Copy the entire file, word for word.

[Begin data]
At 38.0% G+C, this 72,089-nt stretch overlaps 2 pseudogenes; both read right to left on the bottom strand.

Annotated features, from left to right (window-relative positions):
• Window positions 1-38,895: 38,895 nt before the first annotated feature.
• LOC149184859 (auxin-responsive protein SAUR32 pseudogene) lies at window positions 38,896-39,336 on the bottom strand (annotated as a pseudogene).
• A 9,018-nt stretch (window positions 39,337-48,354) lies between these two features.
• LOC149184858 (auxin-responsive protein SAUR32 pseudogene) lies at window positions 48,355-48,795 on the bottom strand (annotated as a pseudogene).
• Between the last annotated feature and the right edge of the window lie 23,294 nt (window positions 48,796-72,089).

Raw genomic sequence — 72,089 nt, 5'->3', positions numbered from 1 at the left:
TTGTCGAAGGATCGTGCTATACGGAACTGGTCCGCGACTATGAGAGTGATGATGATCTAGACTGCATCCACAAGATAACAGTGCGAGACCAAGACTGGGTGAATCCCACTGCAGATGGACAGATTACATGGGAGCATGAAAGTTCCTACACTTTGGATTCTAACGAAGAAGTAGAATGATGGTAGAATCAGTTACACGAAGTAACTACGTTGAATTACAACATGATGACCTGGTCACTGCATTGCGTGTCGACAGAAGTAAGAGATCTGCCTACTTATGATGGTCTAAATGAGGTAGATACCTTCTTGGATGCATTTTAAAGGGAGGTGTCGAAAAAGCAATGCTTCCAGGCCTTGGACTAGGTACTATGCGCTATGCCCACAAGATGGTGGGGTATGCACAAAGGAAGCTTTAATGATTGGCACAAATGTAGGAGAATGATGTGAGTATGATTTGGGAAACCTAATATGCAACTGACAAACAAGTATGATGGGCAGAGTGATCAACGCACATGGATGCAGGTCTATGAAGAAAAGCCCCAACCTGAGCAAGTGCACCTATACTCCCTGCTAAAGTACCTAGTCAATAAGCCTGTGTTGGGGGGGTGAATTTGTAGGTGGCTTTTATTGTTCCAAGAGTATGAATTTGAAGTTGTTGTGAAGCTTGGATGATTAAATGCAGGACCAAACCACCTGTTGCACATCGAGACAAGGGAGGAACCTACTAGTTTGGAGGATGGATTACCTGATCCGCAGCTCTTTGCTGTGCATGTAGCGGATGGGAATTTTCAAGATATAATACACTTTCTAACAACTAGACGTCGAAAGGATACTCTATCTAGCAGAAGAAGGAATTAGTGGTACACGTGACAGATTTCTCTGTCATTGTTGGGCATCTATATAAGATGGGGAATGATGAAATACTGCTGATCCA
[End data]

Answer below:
At 38.0% G+C, this 72,089-nt stretch overlaps 2 pseudogenes; both read right to left on the bottom strand.

Annotated features, from left to right (window-relative positions):
• Window positions 1-38,895: 38,895 nt before the first annotated feature.
• LOC149184859 (auxin-responsive protein SAUR32 pseudogene) lies at window positions 38,896-39,336 on the bottom strand (annotated as a pseudogene).
• A 9,018-nt stretch (window positions 39,337-48,354) lies between these two features.
• LOC149184858 (auxin-responsive protein SAUR32 pseudogene) lies at window positions 48,355-48,795 on the bottom strand (annotated as a pseudogene).
• Between the last annotated feature and the right edge of the window lie 23,294 nt (window positions 48,796-72,089).

Raw genomic sequence — 72,089 nt, 5'->3', positions numbered from 1 at the left:
TTGTCGAAGGATCGTGCTATACGGAACTGGTCCGCGACTATGAGAGTGATGATGATCTAGACTGCATCCACAAGATAACAGTGCGAGACCAAGACTGGGTGAATCCCACTGCAGATGGACAGATTACATGGGAGCATGAAAGTTCCTACACTTTGGATTCTAACGAAGAAGTAGAATGATGGTAGAATCAGTTACACGAAGTAACTACGTTGAATTACAACATGATGACCTGGTCACTGCATTGCGTGTCGACAGAAGTAAGAGATCTGCCTACTTATGATGGTCTAAATGAGGTAGATACCTTCTTGGATGCATTTTAAAGGGAGGTGTCGAAAAAGCAATGCTTCCAGGCCTTGGACTAGGTACTATGCGCTATGCCCACAAGATGGTGGGGTATGCACAAAGGAAGCTTTAATGATTGGCACAAATGTAGGAGAATGATGTGAGTATGATTTGGGAAACCTAATATGCAACTGACAAACAAGTATGATGGGCAGAGTGATCAACGCACATGGATGCAGGTCTATGAAGAAAAGCCCCAACCTGAGCAAGTGCACCTATACTCCCTGCTAAAGTACCTAGTCAATAAGCCTGTGTTGGGGGGGTGAATTTGTAGGTGGCTTTTATTGTTCCAAGAGTATGAATTTGAAGTTGTTGTGAAGCTTGGATGATTAAATGCAGGACCAAACCACCTGTTGCACATCGAGACAAGGGAGGAACCTACTAGTTTGGAGGATGGATTACCTGATCCGCAGCTCTTTGCTGTGCATGTAGCGGATGGGAATTTTCAAGATATAATACACTTTCTAACAACTAGACGTCGAAAGGATACTCTATCTAGCAGAAGAAGGAATTAGTGGTACACGTGACAGATTTCTCTGTCATTGTTGGGCATCTATATAAGATGGGGAATGATGAAATACTGCTGATCCA